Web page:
Zack Wheeler - 8.4 WAR over the last 2 season and cost $47 million which is $5.5 million per WAR. He has 2 years left so that's still a 75% chance that he will miss significant time due to injury. 

All 3 guys would take up 20-30% of our payroll if we signed them to their current contract which would have been more if we a part of the bidding. Yikes that's a lot.

4 seasons to gamble on 1 player is a really tough thing to do. If it doesn't work out or Tommy John surgery knocks him out for half of his contract, Ouch.

If anything, it now makes even more sense why low market teams should continue to go after mid to low salary guys and hope they pull a Robbie Ray or Kevin Gausman out of their hat.

Happ IMO was a good gamble since he pitched in Yankee Stadium and still had good numbers despite giving up lots of long balls.

Moving to a pitcher friendly ballpark could have really been a sneaky great season for him but as we all know, it didn't work out.

At least Gant is looking good! 

Making the playoffs is the ultimate goal according to analytics. The sample size of a 1 game Wildcard or 7 game series is small enough that a weaker opponent still has a decent chance to win. (Yes... what's happened to the Twins in playoffs is extremely unlucky). 

I don't understand the gap you're referring to as winning the WS every year versus not going to the WS in 30 years.

It's to be expected that the Dodgers, Yankees, and other large market teams will make it.

Look at the Tampa Bay Rays and Oakland Athletics on what they've been able to do as far as making the playoffs versus their divisional rivals.

Boston and New York should never not make the playoffs with their salary and with how much the Angels spend, they should dominate teams like the Athletics. 

Also, where is the ace that's on the A's or Rays? Rays don't have one! A's don't have one! 

I really like your post though, it's a great conversation to have with fellow Twins fans!

 

Link to comment
Quote

Well, everybody knows big free agent contracts never work out though, right? Wrong. Big name, free agent starters are almost always worth it. This is for two reasons. First, they often perform at ace levels even if they decline a bit, but if they take a major hit or injury, they almost always bounce back as a solid starter in the rotation. The money is virtually never totally wasted like it often is on mediocre or low cost starters.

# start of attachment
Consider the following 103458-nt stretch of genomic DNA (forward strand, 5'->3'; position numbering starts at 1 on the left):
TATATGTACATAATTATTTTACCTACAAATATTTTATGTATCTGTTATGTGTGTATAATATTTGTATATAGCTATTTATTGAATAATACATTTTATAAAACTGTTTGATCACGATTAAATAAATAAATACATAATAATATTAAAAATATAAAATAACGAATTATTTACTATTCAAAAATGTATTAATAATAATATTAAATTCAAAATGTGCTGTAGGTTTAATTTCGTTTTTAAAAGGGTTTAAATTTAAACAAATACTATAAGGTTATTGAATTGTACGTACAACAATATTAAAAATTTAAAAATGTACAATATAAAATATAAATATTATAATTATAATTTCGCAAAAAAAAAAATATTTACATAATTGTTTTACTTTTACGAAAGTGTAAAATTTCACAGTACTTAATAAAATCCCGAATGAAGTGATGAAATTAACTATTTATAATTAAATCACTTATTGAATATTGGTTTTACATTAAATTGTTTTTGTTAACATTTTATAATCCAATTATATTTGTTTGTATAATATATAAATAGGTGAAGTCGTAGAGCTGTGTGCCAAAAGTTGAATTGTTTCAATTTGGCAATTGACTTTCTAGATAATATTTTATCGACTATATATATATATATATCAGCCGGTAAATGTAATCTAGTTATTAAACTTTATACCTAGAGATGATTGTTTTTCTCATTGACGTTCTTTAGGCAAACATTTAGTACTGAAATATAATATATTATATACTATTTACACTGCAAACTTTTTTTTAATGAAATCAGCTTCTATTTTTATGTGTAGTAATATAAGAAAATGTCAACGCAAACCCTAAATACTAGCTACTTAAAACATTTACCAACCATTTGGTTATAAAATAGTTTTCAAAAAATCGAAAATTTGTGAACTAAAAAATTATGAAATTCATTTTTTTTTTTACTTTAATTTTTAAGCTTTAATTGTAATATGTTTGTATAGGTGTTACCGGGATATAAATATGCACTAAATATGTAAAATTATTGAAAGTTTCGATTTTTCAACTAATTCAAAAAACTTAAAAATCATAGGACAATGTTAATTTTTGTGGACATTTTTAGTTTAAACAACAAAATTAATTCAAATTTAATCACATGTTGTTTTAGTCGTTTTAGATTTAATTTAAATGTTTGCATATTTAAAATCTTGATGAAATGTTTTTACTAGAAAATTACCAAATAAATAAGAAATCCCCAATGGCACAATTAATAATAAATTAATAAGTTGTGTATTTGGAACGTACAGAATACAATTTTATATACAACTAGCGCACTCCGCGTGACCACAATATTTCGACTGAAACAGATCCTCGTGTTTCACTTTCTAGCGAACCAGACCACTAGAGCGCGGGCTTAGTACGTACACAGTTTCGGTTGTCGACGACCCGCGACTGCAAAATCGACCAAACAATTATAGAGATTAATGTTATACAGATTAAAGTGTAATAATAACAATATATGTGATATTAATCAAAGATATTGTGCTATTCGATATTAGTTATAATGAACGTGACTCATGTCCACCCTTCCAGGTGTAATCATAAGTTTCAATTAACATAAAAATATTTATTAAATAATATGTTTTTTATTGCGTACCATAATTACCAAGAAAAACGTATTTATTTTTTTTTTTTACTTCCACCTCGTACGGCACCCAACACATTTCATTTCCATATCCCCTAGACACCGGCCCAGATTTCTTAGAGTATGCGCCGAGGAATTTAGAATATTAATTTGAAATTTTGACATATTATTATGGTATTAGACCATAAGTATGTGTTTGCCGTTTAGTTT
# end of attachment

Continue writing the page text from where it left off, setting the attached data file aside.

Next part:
Thanks for posting this and providing the data to back it up.   I read something about five years ago stating this, it's good to have the numbers.

There is inherently more risk to buying pitchers who perform in the middle of the pack, and this contributed to the mess we saw in the latter years of Terry Ryan at the controls.  

Link to comment
2 hours ago, smartfred said:

2020 FA Class

2 hours ago, smartfred said:

2020 FA Class

...Stephen Strasburg - 0 WAR over the last 2 seasons and probably headed for more ($245 million)...

...All 3 guys would take up 20-30% of our payroll if we signed them to their current contract which would have been more if we a part of the bidding. Yikes that's a lot...

...Making the playoffs is the ultimate goal according to analytics...

...Also, where is the ace that's on the A's or Rays? Rays don't have one! A's don't have one!...

 

RE: Strasburg - I missed Strasburg, too. He's a good case of when it all goes wrong due to injury. I was thinking the Nationals locked him up prior to hitting free agency. In reality, Strasburg opted out of the 4 years remaining on his deal from 2016 on November 2nd and was signed by the Nationals again on December 9th, though the Nationals and Strasburg were already in discussions prior to the opt out date. He needs to be added to the list so I will edit the article to bring him in, along with Bauer noted above as I think that's fair. Strasburg's contract is interesting as there's some speculation the Nationals outbid everybody else by miles and Nationals' offer is filled with deferrals, as is typical of their complicated mess. Boras started the negotiations at 6 yrs $180-204MM as an ask.

RE: Twins payroll. The Twins are spending $20-30MM less than reasonable for their market size. I haven't advocated for the Twins signing 3 top starters, either. That would be unreasonable. I'm just saying the Twins are already spending the same amount of money on an annual basis as signing 2 top starters. If they get absolutely nothing (0.0 WAR) from a starter (say like Strasburg), they're in exactly the same boat as if they sign Pelfrey, Correia, Hughes and Milone for about the same money.

RE: Goal is to making the playoffs. Analytics has no goal. Analytics is just methodology for evaluating players. The Twins' goal, I believe, is to play .500 or better and have a chance at winning the division (potentially make the playoffs). The goal of almost every other team in baseball, I believe, is to win the World Series. Winning the World Series vs. making the playoffs are two entirely different goals because playoff baseball pitching bears little in common with regular season baseball pitching.